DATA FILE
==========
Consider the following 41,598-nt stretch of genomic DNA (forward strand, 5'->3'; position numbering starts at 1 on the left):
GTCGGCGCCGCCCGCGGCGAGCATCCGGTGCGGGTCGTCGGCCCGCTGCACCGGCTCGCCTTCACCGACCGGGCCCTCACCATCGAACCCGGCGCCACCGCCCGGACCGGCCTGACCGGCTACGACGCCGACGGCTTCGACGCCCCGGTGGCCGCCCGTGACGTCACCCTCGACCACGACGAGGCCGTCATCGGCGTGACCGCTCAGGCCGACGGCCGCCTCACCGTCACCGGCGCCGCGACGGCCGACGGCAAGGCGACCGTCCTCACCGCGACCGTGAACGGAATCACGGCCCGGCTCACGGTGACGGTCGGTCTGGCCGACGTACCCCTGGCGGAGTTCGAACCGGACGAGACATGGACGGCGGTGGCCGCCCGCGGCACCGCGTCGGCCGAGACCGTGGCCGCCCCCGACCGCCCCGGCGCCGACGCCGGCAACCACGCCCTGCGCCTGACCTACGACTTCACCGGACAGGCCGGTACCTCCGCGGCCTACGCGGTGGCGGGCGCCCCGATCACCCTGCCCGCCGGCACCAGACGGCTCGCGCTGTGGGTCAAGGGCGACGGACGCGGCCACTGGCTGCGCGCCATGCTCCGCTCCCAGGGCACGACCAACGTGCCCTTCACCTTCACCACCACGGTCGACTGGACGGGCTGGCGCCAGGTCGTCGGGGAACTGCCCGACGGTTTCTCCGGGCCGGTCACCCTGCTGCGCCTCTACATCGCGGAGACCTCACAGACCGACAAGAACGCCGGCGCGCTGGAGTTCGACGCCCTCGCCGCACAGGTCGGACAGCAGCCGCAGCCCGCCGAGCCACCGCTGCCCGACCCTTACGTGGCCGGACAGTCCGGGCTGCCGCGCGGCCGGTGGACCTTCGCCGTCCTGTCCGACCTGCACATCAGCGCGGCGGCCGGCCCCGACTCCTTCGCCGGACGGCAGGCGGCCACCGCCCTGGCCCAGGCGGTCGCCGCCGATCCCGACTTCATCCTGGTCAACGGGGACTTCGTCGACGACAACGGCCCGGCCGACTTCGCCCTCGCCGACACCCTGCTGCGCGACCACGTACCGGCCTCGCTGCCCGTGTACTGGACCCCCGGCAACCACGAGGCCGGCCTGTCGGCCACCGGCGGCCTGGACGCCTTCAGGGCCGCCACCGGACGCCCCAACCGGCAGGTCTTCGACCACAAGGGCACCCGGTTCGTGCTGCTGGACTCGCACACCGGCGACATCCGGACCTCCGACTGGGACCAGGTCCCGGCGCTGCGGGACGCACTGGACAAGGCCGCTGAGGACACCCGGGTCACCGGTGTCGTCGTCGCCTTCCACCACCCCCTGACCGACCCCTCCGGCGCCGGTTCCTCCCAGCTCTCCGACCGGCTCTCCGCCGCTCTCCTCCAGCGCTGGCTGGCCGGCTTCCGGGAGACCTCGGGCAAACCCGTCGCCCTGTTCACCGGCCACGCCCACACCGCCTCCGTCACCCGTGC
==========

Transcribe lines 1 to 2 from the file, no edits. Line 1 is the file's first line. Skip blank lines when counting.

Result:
Consider the following 41,598-nt stretch of genomic DNA (forward strand, 5'->3'; position numbering starts at 1 on the left):
GTCGGCGCCGCCCGCGGCGAGCATCCGGTGCGGGTCGTCGGCCCGCTGCACCGGCTCGCCTTCACCGACCGGGCCCTCACCATCGAACCCGGCGCCACCGCCCGGACCGGCCTGACCGGCTACGACGCCGACGGCTTCGACGCCCCGGTGGCCGCCCGTGACGTCACCCTCGACCACGACGAGGCCGTCATCGGCGTGACCGCTCAGGCCGACGGCCGCCTCACCGTCACCGGCGCCGCGACGGCCGACGGCAAGGCGACCGTCCTCACCGCGACCGTGAACGGAATCACGGCCCGGCTCACGGTGACGGTCGGTCTGGCCGACGTACCCCTGGCGGAGTTCGAACCGGACGAGACATGGACGGCGGTGGCCGCCCGCGGCACCGCGTCGGCCGAGACCGTGGCCGCCCCCGACCGCCCCGGCGCCGACGCCGGCAACCACGCCCTGCGCCTGACCTACGACTTCACCGGACAGGCCGGTACCTCCGCGGCCTACGCGGTGGCGGGCGCCCCGATCACCCTGCCCGCCGGCACCAGACGGCTCGCGCTGTGGGTCAAGGGCGACGGACGCGGCCACTGGCTGCGCGCCATGCTCCGCTCCCAGGGCACGACCAACGTGCCCTTCACCTTCACCACCACGGTCGACTGGACGGGCTGGCGCCAGGTCGTCGGGGAACTGCCCGACGGTTTCTCCGGGCCGGTCACCCTGCTGCGCCTCTACATCGCGGAGACCTCACAGACCGACAAGAACGCCGGCGCGCTGGAGTTCGACGCCCTCGCCGCACAGGTCGGACAGCAGCCGCAGCCCGCCGAGCCACCGCTGCCCGACCCTTACGTGGCCGGACAGTCCGGGCTGCCGCGCGGCCGGTGGACCTTCGCCGTCCTGTCCGACCTGCACATCAGCGCGGCGGCCGGCCCCGACTCCTTCGCCGGACGGCAGGCGGCCACCGCCCTGGCCCAGGCGGTCGCCGCCGATCCCGACTTCATCCTGGTCAACGGGGACTTCGTCGACGACAACGGCCCGGCCGACTTCGCCCTCGCCGACACCCTGCTGCGCGACCACGTACCGGCCTCGCTGCCCGTGTACTGGACCCCCGGCAACCACGAGGCCGGCCTGTCGGCCACCGGCGGCCTGGACGCCTTCAGGGCCGCCACCGGACGCCCCAACCGGCAGGTCTTCGACCACAAGGGCACCCGGTTCGTGCTGCTGGACTCGCACACCGGCGACATCCGGACCTCCGACTGGGACCAGGTCCCGGCGCTGCGGGACGCACTGGACAAGGCCGCTGAGGACACCCGGGTCACCGGTGTCGTCGTCGCCTTCCACCACCCCCTGACCGACCCCTCCGGCGCCGGTTCCTCCCAGCTCTCCGACCGGCTCTCCGCCGCTCTCCTCCAGCGCTGGCTGGCCGGCTTCCGGGAGACCTCGGGCAAACCCGTCGCCCTGTTCACCGGCCACGCCCACACCGCCTCCGTCACCCGTGC